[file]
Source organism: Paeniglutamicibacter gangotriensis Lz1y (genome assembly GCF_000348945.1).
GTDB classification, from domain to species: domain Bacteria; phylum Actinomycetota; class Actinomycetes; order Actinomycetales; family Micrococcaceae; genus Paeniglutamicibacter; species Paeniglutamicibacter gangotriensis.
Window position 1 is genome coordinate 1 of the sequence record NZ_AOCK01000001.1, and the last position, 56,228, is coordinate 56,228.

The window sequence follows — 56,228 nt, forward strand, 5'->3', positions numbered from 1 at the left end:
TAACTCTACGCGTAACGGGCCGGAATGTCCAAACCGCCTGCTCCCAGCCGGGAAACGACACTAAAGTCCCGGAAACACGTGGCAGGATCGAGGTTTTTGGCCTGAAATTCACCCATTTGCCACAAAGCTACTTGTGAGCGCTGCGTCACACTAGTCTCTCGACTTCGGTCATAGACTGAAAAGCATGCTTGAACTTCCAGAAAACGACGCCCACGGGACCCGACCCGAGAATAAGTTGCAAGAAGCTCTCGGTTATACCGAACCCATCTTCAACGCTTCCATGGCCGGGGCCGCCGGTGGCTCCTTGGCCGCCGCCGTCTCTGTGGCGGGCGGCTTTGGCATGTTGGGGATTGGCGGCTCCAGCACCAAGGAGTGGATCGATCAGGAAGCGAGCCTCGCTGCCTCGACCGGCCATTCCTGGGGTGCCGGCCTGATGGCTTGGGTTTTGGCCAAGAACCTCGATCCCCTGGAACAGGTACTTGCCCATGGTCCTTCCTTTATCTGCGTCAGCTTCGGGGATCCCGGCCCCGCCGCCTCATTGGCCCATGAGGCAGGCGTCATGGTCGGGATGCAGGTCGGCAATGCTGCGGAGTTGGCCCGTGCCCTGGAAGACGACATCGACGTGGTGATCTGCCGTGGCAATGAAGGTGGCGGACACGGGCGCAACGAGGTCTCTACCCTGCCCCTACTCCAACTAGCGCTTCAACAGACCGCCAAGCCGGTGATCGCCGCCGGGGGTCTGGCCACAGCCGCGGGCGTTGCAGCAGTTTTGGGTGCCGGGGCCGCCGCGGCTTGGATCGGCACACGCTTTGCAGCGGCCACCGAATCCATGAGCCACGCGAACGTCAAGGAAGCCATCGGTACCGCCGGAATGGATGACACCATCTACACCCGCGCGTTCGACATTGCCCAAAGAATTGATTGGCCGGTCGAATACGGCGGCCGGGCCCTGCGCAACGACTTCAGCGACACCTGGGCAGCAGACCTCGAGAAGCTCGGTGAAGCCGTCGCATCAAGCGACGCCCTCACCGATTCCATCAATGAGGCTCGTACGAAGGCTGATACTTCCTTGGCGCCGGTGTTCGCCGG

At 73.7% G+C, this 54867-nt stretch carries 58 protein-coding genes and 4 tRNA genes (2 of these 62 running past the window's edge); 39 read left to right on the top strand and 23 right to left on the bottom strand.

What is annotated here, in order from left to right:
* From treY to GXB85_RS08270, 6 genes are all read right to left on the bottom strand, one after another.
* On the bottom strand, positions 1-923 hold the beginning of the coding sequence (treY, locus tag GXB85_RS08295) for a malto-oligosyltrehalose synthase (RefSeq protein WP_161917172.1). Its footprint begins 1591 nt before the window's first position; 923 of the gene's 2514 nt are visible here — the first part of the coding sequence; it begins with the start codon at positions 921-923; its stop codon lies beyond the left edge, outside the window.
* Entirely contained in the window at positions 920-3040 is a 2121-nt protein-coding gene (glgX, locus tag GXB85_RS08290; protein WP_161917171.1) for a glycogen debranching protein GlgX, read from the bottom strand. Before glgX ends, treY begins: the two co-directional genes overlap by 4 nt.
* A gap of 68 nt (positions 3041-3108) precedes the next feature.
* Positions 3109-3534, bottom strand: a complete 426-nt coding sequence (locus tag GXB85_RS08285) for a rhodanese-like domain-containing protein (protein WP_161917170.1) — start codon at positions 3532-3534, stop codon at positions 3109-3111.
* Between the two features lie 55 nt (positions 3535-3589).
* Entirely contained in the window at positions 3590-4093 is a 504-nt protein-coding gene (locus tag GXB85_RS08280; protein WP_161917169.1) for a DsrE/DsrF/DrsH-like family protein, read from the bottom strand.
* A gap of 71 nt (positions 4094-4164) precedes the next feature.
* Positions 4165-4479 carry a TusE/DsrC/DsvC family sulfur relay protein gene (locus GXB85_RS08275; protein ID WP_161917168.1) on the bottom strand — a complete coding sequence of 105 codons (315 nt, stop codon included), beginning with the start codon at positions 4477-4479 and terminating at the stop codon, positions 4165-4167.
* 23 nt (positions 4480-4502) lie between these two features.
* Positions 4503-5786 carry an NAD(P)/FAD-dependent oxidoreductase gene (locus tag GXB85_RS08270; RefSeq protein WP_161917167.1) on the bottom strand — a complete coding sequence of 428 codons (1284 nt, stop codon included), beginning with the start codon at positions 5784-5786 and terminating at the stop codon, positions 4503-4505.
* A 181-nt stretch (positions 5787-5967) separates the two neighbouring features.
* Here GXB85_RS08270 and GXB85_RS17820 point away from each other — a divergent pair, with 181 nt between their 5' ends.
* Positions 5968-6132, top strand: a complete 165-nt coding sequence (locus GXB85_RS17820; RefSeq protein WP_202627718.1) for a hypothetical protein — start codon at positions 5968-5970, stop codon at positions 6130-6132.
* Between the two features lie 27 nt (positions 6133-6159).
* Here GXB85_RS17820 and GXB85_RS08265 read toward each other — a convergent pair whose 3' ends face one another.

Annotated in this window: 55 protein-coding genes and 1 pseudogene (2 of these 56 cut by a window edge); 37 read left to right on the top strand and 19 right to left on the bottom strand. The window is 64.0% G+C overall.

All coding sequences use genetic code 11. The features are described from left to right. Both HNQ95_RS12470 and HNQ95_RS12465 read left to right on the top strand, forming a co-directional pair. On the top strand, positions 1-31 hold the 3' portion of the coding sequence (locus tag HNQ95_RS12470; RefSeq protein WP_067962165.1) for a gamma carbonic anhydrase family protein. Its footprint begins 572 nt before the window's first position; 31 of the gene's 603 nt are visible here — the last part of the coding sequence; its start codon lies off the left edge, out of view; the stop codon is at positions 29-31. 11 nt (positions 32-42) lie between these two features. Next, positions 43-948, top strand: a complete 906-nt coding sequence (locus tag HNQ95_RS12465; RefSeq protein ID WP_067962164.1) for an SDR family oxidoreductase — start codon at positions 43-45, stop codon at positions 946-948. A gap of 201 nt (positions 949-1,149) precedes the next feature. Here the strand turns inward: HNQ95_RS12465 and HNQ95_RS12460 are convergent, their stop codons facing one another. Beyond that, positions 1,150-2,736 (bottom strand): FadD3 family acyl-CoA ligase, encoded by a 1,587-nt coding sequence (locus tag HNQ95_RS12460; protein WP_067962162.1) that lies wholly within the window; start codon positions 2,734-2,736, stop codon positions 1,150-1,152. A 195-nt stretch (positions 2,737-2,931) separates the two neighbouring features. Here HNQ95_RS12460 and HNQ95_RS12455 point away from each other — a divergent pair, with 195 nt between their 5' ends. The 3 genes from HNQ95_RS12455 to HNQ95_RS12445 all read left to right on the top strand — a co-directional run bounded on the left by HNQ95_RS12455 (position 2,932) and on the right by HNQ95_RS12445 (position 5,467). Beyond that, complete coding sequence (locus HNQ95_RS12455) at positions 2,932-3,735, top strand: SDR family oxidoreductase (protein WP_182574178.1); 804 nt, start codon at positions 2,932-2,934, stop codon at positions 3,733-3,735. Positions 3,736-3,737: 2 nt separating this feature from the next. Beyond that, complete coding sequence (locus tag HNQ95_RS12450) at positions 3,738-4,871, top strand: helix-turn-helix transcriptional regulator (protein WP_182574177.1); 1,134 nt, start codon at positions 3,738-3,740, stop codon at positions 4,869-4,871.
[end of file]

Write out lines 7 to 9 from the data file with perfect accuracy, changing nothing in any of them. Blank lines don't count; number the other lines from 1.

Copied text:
What is annotated here, in order from left to right:
* From treY to GXB85_RS08270, 6 genes are all read right to left on the bottom strand, one after another.
* On the bottom strand, positions 1-923 hold the beginning of the coding sequence (treY, locus tag GXB85_RS08295) for a malto-oligosyltrehalose synthase (RefSeq protein WP_161917172.1). Its footprint begins 1591 nt before the window's first position; 923 of the gene's 2514 nt are visible here — the first part of the coding sequence; it begins with the start codon at positions 921-923; its stop codon lies beyond the left edge, outside the window.